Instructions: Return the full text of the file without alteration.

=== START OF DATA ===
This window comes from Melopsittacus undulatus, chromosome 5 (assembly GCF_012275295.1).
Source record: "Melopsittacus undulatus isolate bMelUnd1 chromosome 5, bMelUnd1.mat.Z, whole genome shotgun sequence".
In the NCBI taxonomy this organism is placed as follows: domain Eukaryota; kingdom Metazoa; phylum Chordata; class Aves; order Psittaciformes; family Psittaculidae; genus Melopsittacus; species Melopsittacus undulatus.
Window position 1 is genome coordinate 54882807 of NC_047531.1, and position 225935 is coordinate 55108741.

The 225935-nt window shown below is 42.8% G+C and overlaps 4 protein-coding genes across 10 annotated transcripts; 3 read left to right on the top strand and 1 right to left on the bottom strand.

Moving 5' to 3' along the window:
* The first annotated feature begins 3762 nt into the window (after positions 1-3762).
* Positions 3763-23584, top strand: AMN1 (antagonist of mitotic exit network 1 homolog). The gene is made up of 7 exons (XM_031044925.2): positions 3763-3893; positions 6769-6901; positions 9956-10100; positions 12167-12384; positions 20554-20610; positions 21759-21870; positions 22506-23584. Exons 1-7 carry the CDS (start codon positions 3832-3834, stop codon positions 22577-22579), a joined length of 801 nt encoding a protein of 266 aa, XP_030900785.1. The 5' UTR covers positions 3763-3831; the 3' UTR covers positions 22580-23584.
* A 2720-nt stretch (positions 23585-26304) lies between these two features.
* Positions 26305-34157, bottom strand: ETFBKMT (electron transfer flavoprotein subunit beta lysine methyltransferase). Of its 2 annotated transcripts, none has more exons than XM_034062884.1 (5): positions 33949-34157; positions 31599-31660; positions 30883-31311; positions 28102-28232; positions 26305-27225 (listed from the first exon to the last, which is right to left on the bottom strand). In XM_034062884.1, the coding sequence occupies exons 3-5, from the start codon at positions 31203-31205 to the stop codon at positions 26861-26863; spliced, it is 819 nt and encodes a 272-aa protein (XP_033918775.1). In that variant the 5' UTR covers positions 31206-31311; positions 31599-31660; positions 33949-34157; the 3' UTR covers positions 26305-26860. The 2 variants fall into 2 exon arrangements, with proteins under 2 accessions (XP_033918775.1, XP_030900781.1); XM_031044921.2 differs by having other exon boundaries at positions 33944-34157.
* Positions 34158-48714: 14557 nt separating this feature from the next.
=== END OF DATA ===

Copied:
This window comes from Melopsittacus undulatus, chromosome 5 (assembly GCF_012275295.1).
Source record: "Melopsittacus undulatus isolate bMelUnd1 chromosome 5, bMelUnd1.mat.Z, whole genome shotgun sequence".
In the NCBI taxonomy this organism is placed as follows: domain Eukaryota; kingdom Metazoa; phylum Chordata; class Aves; order Psittaciformes; family Psittaculidae; genus Melopsittacus; species Melopsittacus undulatus.
Window position 1 is genome coordinate 54882807 of NC_047531.1, and position 225935 is coordinate 55108741.

The 225935-nt window shown below is 42.8% G+C and overlaps 4 protein-coding genes across 10 annotated transcripts; 3 read left to right on the top strand and 1 right to left on the bottom strand.

Moving 5' to 3' along the window:
* The first annotated feature begins 3762 nt into the window (after positions 1-3762).
* Positions 3763-23584, top strand: AMN1 (antagonist of mitotic exit network 1 homolog). The gene is made up of 7 exons (XM_031044925.2): positions 3763-3893; positions 6769-6901; positions 9956-10100; positions 12167-12384; positions 20554-20610; positions 21759-21870; positions 22506-23584. Exons 1-7 carry the CDS (start codon positions 3832-3834, stop codon positions 22577-22579), a joined length of 801 nt encoding a protein of 266 aa, XP_030900785.1. The 5' UTR covers positions 3763-3831; the 3' UTR covers positions 22580-23584.
* A 2720-nt stretch (positions 23585-26304) lies between these two features.
* Positions 26305-34157, bottom strand: ETFBKMT (electron transfer flavoprotein subunit beta lysine methyltransferase). Of its 2 annotated transcripts, none has more exons than XM_034062884.1 (5): positions 33949-34157; positions 31599-31660; positions 30883-31311; positions 28102-28232; positions 26305-27225 (listed from the first exon to the last, which is right to left on the bottom strand). In XM_034062884.1, the coding sequence occupies exons 3-5, from the start codon at positions 31203-31205 to the stop codon at positions 26861-26863; spliced, it is 819 nt and encodes a 272-aa protein (XP_033918775.1). In that variant the 5' UTR covers positions 31206-31311; positions 31599-31660; positions 33949-34157; the 3' UTR covers positions 26305-26860. The 2 variants fall into 2 exon arrangements, with proteins under 2 accessions (XP_033918775.1, XP_030900781.1); XM_031044921.2 differs by having other exon boundaries at positions 33944-34157.
* Positions 34158-48714: 14557 nt separating this feature from the next.